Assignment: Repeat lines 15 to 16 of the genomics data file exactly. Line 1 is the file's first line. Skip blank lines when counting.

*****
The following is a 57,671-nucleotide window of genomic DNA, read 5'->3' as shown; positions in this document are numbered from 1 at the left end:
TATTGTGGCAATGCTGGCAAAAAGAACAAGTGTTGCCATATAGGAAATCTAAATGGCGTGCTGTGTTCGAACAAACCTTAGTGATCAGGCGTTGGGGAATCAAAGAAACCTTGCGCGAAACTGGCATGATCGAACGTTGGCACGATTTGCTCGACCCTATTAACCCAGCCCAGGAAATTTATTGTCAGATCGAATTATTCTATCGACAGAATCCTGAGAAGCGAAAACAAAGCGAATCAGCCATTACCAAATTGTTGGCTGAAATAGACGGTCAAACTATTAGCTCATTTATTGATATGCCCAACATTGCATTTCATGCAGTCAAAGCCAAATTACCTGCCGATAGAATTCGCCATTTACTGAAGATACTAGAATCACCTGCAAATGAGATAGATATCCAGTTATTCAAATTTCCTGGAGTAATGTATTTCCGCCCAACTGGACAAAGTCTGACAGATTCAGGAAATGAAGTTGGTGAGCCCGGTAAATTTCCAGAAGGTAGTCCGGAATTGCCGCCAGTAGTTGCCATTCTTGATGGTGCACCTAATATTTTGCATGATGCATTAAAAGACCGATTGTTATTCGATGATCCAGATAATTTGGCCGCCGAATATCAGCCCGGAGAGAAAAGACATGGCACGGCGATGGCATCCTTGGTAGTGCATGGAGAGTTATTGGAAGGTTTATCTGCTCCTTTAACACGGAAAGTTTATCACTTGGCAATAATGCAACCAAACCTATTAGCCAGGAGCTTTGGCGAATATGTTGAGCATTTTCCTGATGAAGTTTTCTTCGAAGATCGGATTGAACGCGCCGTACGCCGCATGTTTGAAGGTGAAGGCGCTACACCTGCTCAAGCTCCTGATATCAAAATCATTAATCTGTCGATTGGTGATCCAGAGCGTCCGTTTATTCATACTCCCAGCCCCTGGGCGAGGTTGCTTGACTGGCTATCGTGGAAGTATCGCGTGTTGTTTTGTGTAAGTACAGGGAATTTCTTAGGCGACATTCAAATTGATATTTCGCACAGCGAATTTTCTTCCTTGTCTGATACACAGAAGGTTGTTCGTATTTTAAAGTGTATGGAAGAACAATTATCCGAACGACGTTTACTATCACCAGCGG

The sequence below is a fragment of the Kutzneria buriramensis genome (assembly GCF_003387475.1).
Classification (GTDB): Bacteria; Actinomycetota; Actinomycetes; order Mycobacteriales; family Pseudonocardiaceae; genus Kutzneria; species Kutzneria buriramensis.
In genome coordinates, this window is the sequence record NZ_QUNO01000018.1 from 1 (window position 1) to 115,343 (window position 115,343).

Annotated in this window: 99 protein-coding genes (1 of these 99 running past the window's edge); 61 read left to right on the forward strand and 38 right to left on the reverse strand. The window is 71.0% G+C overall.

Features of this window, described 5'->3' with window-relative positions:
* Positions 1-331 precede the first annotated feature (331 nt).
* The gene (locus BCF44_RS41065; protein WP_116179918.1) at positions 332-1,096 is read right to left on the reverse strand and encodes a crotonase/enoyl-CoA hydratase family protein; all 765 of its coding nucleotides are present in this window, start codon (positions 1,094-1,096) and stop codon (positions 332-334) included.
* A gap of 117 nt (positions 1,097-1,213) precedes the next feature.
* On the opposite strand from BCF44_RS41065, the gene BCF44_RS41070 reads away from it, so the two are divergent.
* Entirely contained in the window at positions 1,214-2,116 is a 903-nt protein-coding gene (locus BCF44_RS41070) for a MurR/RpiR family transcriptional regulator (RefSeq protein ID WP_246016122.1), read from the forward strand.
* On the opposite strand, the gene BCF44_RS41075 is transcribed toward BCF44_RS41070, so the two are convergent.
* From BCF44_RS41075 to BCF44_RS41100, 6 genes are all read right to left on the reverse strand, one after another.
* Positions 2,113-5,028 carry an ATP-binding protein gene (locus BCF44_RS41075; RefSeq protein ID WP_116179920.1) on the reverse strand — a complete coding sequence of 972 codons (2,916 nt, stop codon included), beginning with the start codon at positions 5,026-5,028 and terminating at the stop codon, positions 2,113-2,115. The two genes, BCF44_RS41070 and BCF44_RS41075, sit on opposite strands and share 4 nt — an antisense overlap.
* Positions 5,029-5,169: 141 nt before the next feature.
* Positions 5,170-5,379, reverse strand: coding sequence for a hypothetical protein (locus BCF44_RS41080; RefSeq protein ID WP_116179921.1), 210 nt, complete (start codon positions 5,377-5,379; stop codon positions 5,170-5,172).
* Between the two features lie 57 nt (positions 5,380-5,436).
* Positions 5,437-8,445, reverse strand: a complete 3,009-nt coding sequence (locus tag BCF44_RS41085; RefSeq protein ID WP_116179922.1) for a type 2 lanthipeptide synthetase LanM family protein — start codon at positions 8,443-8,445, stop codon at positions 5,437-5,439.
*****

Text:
* Positions 2,113-5,028 carry an ATP-binding protein gene (locus BCF44_RS41075; RefSeq protein ID WP_116179920.1) on the reverse strand — a complete coding sequence of 972 codons (2,916 nt, stop codon included), beginning with the start codon at positions 5,026-5,028 and terminating at the stop codon, positions 2,113-2,115. The two genes, BCF44_RS41070 and BCF44_RS41075, sit on opposite strands and share 4 nt — an antisense overlap.
* Positions 5,029-5,169: 141 nt before the next feature.